Mechatronics integrates mechanical, electrical and computer engineering, and it’s helped me focus my dream of working in robotics. Professor Shen’s class — System Dynamics, Analysis and Design — was a real eye-opener and set me on the mechatronics path. And Professor Garbini’s Embedded Systems class blew my mind; I discovered that I loved working with motors and C programming. ME’s mechatronics has set me up for graduate school where I hope to concentrate more on using controls in robotics systems.
Tell us more about STARS.
STARS students participate in a “redshirt” year their first year at UW during which they develop their study skills and foundational skills in math and science. STARS also provides an amazing community of students, mentors and tutors. It helps make the UW — which can seem huge and overwhelming — much smaller and accessible. During their first year, STARS students share the same schedule and take the same classes. They live in the same residence hall, so it’s like having an instant, built-in network. And community is so important when you’re in college; no one wants to feel like they’re alone, and STARS makes sure they don’t. STARS also helped me “see” more people who look like me in engineering — women, people of color, first generation students. That alone was huge.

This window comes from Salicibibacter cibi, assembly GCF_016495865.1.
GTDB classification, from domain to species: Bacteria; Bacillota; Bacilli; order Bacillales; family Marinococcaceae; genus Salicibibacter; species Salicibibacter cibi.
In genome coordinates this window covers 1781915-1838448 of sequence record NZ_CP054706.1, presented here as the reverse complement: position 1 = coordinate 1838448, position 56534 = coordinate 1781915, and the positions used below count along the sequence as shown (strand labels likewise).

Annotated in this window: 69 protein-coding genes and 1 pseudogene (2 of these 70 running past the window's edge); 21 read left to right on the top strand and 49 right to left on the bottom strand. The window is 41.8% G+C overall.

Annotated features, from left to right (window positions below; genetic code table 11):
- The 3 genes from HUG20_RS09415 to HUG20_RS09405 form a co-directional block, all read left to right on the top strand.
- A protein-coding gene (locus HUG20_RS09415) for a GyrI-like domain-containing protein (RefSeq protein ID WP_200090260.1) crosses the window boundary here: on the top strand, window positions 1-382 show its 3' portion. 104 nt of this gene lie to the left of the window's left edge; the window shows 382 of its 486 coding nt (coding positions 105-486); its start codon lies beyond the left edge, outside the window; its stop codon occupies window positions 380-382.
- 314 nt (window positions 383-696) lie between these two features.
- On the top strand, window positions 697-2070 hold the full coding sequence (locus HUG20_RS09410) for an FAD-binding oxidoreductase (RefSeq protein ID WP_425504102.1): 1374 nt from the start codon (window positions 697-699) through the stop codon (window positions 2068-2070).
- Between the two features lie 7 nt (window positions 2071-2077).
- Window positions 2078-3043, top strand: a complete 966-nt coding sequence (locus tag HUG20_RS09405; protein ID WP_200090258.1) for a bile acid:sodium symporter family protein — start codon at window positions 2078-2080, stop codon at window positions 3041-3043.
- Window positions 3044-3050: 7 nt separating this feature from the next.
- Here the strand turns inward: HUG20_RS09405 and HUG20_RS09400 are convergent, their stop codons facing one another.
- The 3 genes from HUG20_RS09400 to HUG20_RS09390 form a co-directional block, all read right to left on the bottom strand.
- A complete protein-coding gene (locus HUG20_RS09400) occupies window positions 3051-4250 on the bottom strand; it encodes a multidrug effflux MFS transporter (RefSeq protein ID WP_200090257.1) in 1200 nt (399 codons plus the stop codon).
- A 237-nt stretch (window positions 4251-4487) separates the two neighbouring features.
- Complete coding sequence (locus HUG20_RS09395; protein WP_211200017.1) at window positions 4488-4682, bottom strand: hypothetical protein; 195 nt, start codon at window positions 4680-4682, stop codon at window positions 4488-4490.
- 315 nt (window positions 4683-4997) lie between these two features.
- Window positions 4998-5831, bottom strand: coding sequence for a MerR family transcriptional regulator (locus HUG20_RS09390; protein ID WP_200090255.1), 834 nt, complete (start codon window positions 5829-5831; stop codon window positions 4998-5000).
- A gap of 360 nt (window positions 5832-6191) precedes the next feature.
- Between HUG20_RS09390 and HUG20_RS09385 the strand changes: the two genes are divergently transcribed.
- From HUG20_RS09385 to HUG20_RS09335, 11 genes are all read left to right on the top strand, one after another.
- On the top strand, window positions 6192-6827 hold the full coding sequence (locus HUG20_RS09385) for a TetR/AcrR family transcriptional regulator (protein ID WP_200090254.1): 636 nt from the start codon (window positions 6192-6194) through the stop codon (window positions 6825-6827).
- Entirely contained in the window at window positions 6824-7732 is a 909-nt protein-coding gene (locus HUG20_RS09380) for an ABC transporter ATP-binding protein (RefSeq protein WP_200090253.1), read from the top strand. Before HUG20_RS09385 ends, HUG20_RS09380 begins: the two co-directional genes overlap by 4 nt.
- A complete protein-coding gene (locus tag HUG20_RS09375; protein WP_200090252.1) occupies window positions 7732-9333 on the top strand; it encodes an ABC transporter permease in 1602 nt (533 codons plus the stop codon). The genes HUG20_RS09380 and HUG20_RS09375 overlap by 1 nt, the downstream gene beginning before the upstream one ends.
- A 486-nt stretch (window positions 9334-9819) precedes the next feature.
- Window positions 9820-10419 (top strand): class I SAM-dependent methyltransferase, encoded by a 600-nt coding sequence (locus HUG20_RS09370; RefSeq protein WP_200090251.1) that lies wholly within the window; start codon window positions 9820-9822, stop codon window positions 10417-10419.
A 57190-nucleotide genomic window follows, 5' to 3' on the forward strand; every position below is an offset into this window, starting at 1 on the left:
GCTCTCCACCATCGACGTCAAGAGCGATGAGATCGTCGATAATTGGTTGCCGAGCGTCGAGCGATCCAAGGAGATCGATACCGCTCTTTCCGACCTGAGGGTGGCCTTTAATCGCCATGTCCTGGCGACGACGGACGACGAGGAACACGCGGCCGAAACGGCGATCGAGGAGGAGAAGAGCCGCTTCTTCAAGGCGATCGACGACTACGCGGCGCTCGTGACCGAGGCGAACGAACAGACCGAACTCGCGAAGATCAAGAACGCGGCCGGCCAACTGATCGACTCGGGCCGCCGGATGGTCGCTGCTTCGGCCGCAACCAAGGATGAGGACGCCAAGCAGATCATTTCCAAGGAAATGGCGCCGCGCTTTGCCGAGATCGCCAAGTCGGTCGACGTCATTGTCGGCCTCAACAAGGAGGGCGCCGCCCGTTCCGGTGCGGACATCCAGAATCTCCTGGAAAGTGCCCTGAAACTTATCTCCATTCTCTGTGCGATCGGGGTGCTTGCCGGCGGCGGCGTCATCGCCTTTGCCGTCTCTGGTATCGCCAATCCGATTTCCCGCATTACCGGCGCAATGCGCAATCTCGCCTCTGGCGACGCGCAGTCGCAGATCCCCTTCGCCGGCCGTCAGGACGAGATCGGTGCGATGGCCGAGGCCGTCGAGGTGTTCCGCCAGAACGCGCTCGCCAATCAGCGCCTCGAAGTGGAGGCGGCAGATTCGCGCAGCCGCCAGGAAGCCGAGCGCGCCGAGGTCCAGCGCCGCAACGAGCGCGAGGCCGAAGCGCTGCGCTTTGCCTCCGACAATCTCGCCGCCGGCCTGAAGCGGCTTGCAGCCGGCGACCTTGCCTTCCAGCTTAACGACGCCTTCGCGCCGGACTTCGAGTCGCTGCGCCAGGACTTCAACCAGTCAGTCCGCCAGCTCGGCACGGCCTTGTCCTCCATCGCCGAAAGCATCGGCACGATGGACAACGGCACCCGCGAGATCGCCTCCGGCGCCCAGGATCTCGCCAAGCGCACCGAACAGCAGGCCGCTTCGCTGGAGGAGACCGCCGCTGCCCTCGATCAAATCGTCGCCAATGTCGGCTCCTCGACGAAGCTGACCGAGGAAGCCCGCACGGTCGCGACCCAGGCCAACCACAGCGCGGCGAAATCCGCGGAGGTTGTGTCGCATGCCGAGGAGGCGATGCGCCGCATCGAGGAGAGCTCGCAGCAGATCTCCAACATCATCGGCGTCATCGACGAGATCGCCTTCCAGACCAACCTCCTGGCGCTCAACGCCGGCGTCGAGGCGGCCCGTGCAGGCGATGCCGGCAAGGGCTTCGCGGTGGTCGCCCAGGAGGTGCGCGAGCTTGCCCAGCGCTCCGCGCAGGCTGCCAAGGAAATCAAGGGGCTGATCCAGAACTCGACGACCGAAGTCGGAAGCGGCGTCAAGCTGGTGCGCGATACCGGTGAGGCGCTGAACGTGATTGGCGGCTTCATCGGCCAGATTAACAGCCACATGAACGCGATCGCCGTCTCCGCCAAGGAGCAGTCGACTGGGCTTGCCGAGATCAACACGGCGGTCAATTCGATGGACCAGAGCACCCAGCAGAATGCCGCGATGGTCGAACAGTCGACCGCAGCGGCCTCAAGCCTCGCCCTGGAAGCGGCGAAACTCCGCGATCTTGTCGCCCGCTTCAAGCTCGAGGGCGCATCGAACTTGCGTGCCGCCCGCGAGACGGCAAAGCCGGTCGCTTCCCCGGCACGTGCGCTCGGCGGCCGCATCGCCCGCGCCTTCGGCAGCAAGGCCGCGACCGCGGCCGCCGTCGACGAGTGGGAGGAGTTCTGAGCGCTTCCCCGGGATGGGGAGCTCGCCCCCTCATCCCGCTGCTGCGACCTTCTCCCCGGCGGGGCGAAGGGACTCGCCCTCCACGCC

You served as a calculus tutor for STARS students. What was that like?